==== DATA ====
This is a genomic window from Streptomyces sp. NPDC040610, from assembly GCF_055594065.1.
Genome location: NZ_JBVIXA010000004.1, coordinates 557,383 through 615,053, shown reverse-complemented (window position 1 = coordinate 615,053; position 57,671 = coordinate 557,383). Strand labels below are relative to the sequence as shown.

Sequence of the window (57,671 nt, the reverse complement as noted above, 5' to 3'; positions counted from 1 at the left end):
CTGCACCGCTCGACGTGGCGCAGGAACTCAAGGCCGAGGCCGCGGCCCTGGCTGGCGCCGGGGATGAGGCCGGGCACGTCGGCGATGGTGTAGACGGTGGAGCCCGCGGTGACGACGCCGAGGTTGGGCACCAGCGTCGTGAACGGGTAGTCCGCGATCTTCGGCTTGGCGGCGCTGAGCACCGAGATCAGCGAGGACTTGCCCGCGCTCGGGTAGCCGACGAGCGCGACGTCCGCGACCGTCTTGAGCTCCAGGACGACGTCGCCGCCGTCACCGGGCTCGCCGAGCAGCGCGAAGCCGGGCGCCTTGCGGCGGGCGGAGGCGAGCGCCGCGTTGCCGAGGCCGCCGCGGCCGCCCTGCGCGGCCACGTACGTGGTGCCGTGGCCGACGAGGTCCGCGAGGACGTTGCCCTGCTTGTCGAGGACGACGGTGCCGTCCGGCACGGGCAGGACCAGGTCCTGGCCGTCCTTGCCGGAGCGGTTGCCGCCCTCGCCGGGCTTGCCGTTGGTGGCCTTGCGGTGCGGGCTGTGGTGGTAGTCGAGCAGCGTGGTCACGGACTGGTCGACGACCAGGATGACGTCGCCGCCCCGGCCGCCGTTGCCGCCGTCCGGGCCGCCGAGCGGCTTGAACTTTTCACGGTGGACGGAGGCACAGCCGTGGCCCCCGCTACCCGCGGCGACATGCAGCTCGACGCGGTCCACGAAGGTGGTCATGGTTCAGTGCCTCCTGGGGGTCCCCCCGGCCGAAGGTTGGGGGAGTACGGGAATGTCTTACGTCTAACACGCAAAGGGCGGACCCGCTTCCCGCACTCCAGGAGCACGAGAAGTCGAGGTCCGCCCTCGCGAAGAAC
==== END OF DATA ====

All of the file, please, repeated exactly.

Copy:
This is a genomic window from Streptomyces sp. NPDC040610, from assembly GCF_055594065.1.
Genome location: NZ_JBVIXA010000004.1, coordinates 557,383 through 615,053, shown reverse-complemented (window position 1 = coordinate 615,053; position 57,671 = coordinate 557,383). Strand labels below are relative to the sequence as shown.

Sequence of the window (57,671 nt, the reverse complement as noted above, 5' to 3'; positions counted from 1 at the left end):
CTGCACCGCTCGACGTGGCGCAGGAACTCAAGGCCGAGGCCGCGGCCCTGGCTGGCGCCGGGGATGAGGCCGGGCACGTCGGCGATGGTGTAGACGGTGGAGCCCGCGGTGACGACGCCGAGGTTGGGCACCAGCGTCGTGAACGGGTAGTCCGCGATCTTCGGCTTGGCGGCGCTGAGCACCGAGATCAGCGAGGACTTGCCCGCGCTCGGGTAGCCGACGAGCGCGACGTCCGCGACCGTCTTGAGCTCCAGGACGACGTCGCCGCCGTCACCGGGCTCGCCGAGCAGCGCGAAGCCGGGCGCCTTGCGGCGGGCGGAGGCGAGCGCCGCGTTGCCGAGGCCGCCGCGGCCGCCCTGCGCGGCCACGTACGTGGTGCCGTGGCCGACGAGGTCCGCGAGGACGTTGCCCTGCTTGTCGAGGACGACGGTGCCGTCCGGCACGGGCAGGACCAGGTCCTGGCCGTCCTTGCCGGAGCGGTTGCCGCCCTCGCCGGGCTTGCCGTTGGTGGCCTTGCGGTGCGGGCTGTGGTGGTAGTCGAGCAGCGTGGTCACGGACTGGTCGACGACCAGGATGACGTCGCCGCCCCGGCCGCCGTTGCCGCCGTCCGGGCCGCCGAGCGGCTTGAACTTTTCACGGTGGACGGAGGCACAGCCGTGGCCCCCGCTACCCGCGGCGACATGCAGCTCGACGCGGTCCACGAAGGTGGTCATGGTTCAGTGCCTCCTGGGGGTCCCCCCGGCCGAAGGTTGGGGGAGTACGGGAATGTCTTACGTCTAACACGCAAAGGGCGGACCCGCTTCCCGCACTCCAGGAGCACGAGAAGTCGAGGTCCGCCCTCGCGAAGAAC